HANCOCK - For as long as Roberta Lambert can remember, her sister Carol has always loved yarn.
"We'd give it to her for her birthday. We'd give it to her for Christmas," she said. "She didn't care about getting anything else except for yarn, needles and stuff like that."
Carol Lambert's love for yarn is eminent in the display of knitted shapes she calls "hotdogs" which are part of Finlandia University Gallery's exhibit Explorations: The Flexible Linear Element. Carol Lambert's work is joined by that of fiber artist Tracy Krumm.
Daily Mining Gazette/Kelly Fosness
Daily Mining Gazette/Kelly Fosness
Carrie Flaspohler, director of Finlandia University Gallery, situates a piece of artwork featured in the exhibit Explorations: The Flexible Linear Element.
"When Tracy found out about how she made these she was just shocked about the amount of labor that went into these," Gallery Director Carrie Flaspohler said. "They've ended up really beautiful objects in themselves."
Flaspohler said Carol Lambert has been making hotdogs for more than 50 years. Inspired by the binding technique for a package of closeline at the store, Carol Lambert starts with materials such as yarn, old sweaters or blankets, which she unravels to use the string.
"She has a little hand-held spool knitter, takes that recycled string and makes a rope," Flaspohler said.
The hotdogs, displayed on the wall as visitors enter the gallery in the Finnish-American Heritage Center in Hancock, are colorful and consist of a variety of textures and materials Carol Lambert has collected over the years.
Flaspohler said she contacted Krumm two years ago, informing her that she had Carol Lambert's material, which she mailed to her studio in Kansas City, Mo.
The hotdogs, she said, were at one time, given to rag rug weavers to make rugs. When the woman Carol Lambert worked with passed away, she wanted someone else to find use in her material.
"(Tracy) said she wanted to honor Carol's life work so she didn't change or cut anything when she was in this process," Flaspohler said, while pointing to one of Krumm's pieces. "She kept the integrity of the material and she made this sculpture."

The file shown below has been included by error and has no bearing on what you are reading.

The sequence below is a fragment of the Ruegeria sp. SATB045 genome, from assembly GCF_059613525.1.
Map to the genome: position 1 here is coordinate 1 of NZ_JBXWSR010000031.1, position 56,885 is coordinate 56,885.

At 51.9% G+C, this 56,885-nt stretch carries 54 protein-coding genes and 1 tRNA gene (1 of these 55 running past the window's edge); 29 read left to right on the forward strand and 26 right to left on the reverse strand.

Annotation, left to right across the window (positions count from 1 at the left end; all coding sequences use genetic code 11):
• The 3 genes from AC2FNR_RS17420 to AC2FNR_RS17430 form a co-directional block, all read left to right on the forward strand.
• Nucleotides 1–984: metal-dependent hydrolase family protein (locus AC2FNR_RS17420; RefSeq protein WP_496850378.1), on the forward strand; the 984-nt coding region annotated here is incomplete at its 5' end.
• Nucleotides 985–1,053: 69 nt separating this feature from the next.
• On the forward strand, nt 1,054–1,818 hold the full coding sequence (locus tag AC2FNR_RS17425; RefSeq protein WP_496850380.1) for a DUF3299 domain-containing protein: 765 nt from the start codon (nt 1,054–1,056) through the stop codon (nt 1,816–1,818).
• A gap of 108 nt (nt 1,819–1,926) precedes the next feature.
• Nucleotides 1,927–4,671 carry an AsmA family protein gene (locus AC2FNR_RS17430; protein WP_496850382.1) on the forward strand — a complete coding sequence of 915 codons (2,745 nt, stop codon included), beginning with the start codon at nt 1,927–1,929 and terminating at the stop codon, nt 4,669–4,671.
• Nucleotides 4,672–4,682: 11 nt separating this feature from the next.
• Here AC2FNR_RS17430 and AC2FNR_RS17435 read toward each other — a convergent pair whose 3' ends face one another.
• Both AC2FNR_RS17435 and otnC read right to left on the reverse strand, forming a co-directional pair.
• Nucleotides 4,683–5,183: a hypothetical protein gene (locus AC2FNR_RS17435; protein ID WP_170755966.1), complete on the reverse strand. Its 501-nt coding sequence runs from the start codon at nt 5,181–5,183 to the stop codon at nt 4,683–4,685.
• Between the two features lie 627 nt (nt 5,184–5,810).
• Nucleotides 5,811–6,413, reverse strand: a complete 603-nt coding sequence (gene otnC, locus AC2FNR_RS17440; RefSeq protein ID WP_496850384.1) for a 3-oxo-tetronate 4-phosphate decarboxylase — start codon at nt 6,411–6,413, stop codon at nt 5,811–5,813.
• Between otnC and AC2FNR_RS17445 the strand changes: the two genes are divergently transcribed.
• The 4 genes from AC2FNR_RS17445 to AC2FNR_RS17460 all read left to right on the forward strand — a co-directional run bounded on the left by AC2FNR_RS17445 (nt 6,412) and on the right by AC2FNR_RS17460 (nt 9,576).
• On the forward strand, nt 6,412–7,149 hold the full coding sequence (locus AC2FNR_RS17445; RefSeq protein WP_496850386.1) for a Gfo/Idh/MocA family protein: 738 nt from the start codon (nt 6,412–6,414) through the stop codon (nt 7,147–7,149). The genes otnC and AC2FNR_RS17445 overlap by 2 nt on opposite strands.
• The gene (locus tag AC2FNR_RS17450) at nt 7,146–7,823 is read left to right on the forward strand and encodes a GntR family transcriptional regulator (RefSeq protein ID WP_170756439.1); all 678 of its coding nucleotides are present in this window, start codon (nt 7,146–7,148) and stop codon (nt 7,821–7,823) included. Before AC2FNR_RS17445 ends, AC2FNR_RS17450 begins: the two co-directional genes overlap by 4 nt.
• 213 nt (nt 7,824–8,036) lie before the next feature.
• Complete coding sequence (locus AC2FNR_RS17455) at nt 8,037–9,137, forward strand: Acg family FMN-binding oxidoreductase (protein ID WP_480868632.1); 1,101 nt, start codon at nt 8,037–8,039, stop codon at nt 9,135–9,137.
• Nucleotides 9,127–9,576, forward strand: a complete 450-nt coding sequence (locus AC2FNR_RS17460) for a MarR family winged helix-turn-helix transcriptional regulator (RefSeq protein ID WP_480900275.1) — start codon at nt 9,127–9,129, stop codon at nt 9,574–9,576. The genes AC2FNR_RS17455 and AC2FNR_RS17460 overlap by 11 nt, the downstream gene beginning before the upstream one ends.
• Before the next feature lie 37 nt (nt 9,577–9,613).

The piece, shaped like two colorful triangles, displays color flow of the materials Carol Lambert had used. In some places, there's a small piece of a material.
"Tracy said you could see the Christmas sweater in there that came through," Flaspohler said while pointing to a patch of red, white and green.
Along with Krumm's pieces in which she incorporated materials from unraveled hotdogs, was a display of her own. Krumm, who teaches at the Kansas City Art Institute, features metal artwork of all shapes and sizes.
"She's a fiber artist but she's using non-traditional materials," Flaspohler said. "She used metal to crochet."
The interesting thing, Flaspohler said, is the similarity between Carol Lambert's and Krumm's working process, which is labor-intensive.
During an opening reception for the exhibit, which is where Krumm met Carol Lambert for the first time, a video depicting both artists' working process.
In fact, Krumm created her version of a hotdog, which is also on display in the gallery.
Flaspohler said Finlandia University students in the International School of Art and Design had the opportunity to work closely with Krumm, during her one-week artist in residence stint. Krumm had students help her install her exhibit, and taught a session on hand weaving.
"That's one of the reasons we have this gallery and have artists come to campus," she said. "Being so far away from places that show art, we bring artists here to work with students so they can really learn what it's like to be a professional artist."
Flaspohler added that this particular exhibit was one of her most rewarding.
"I thought there was a story to tell that was about the similarity of the artistic process and life experiences," she said. "The students were so interested in (Carol), her life story and how she made these miles and miles of rope."
Roberta Lambert, of Baraga, who attended the opening reception with her Carol Sept. 22, said she was proud to see her sister's lifelong work recognized.
"After all these years and someone's interested - I thought this was really nice," she said.
Explorations: The Flexible Linear Element will be featured through Oct. 22.